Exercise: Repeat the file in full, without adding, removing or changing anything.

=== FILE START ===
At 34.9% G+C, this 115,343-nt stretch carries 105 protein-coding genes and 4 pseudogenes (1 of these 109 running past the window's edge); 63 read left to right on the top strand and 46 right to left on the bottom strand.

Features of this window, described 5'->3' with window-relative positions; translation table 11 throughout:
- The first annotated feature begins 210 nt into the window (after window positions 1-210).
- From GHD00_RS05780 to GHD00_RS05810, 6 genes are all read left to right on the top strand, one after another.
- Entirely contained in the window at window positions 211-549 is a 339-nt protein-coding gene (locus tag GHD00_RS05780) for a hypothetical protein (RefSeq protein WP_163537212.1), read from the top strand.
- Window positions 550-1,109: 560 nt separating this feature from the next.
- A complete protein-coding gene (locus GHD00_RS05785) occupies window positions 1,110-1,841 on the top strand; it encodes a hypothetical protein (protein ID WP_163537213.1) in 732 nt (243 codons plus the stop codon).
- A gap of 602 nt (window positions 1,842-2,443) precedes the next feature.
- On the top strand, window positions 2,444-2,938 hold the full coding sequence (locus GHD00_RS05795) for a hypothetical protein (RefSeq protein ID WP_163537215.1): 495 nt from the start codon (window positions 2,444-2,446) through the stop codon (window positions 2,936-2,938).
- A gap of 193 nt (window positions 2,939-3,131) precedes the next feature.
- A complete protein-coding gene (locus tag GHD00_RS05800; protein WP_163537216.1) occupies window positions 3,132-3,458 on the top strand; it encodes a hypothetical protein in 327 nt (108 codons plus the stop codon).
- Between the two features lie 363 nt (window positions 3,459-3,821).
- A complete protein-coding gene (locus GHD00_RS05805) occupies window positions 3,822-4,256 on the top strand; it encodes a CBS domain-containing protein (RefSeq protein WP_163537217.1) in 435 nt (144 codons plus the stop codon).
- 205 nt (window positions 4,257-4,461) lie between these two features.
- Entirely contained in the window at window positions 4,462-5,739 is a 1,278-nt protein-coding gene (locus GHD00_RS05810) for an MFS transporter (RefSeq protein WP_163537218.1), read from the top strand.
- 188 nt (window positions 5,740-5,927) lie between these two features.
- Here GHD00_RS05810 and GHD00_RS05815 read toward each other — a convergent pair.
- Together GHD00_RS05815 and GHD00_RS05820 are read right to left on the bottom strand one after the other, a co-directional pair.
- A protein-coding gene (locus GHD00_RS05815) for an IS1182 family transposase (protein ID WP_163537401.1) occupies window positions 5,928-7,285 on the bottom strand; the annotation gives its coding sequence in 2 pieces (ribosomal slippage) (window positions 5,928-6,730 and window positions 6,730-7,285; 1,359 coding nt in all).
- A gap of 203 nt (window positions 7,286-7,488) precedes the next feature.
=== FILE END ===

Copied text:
At 34.9% G+C, this 115,343-nt stretch carries 105 protein-coding genes and 4 pseudogenes (1 of these 109 running past the window's edge); 63 read left to right on the top strand and 46 right to left on the bottom strand.

Features of this window, described 5'->3' with window-relative positions; translation table 11 throughout:
- The first annotated feature begins 210 nt into the window (after window positions 1-210).
- From GHD00_RS05780 to GHD00_RS05810, 6 genes are all read left to right on the top strand, one after another.
- Entirely contained in the window at window positions 211-549 is a 339-nt protein-coding gene (locus tag GHD00_RS05780) for a hypothetical protein (RefSeq protein WP_163537212.1), read from the top strand.
- Window positions 550-1,109: 560 nt separating this feature from the next.
- A complete protein-coding gene (locus GHD00_RS05785) occupies window positions 1,110-1,841 on the top strand; it encodes a hypothetical protein (protein ID WP_163537213.1) in 732 nt (243 codons plus the stop codon).
- A gap of 602 nt (window positions 1,842-2,443) precedes the next feature.
- On the top strand, window positions 2,444-2,938 hold the full coding sequence (locus GHD00_RS05795) for a hypothetical protein (RefSeq protein ID WP_163537215.1): 495 nt from the start codon (window positions 2,444-2,446) through the stop codon (window positions 2,936-2,938).
- A gap of 193 nt (window positions 2,939-3,131) precedes the next feature.
- A complete protein-coding gene (locus tag GHD00_RS05800; protein WP_163537216.1) occupies window positions 3,132-3,458 on the top strand; it encodes a hypothetical protein in 327 nt (108 codons plus the stop codon).
- Between the two features lie 363 nt (window positions 3,459-3,821).
- A complete protein-coding gene (locus GHD00_RS05805) occupies window positions 3,822-4,256 on the top strand; it encodes a CBS domain-containing protein (RefSeq protein WP_163537217.1) in 435 nt (144 codons plus the stop codon).
- 205 nt (window positions 4,257-4,461) lie between these two features.
- Entirely contained in the window at window positions 4,462-5,739 is a 1,278-nt protein-coding gene (locus GHD00_RS05810) for an MFS transporter (RefSeq protein WP_163537218.1), read from the top strand.
- 188 nt (window positions 5,740-5,927) lie between these two features.
- Here GHD00_RS05810 and GHD00_RS05815 read toward each other — a convergent pair.
- Together GHD00_RS05815 and GHD00_RS05820 are read right to left on the bottom strand one after the other, a co-directional pair.
- A protein-coding gene (locus GHD00_RS05815) for an IS1182 family transposase (protein ID WP_163537401.1) occupies window positions 5,928-7,285 on the bottom strand; the annotation gives its coding sequence in 2 pieces (ribosomal slippage) (window positions 5,928-6,730 and window positions 6,730-7,285; 1,359 coding nt in all).
- A gap of 203 nt (window positions 7,286-7,488) precedes the next feature.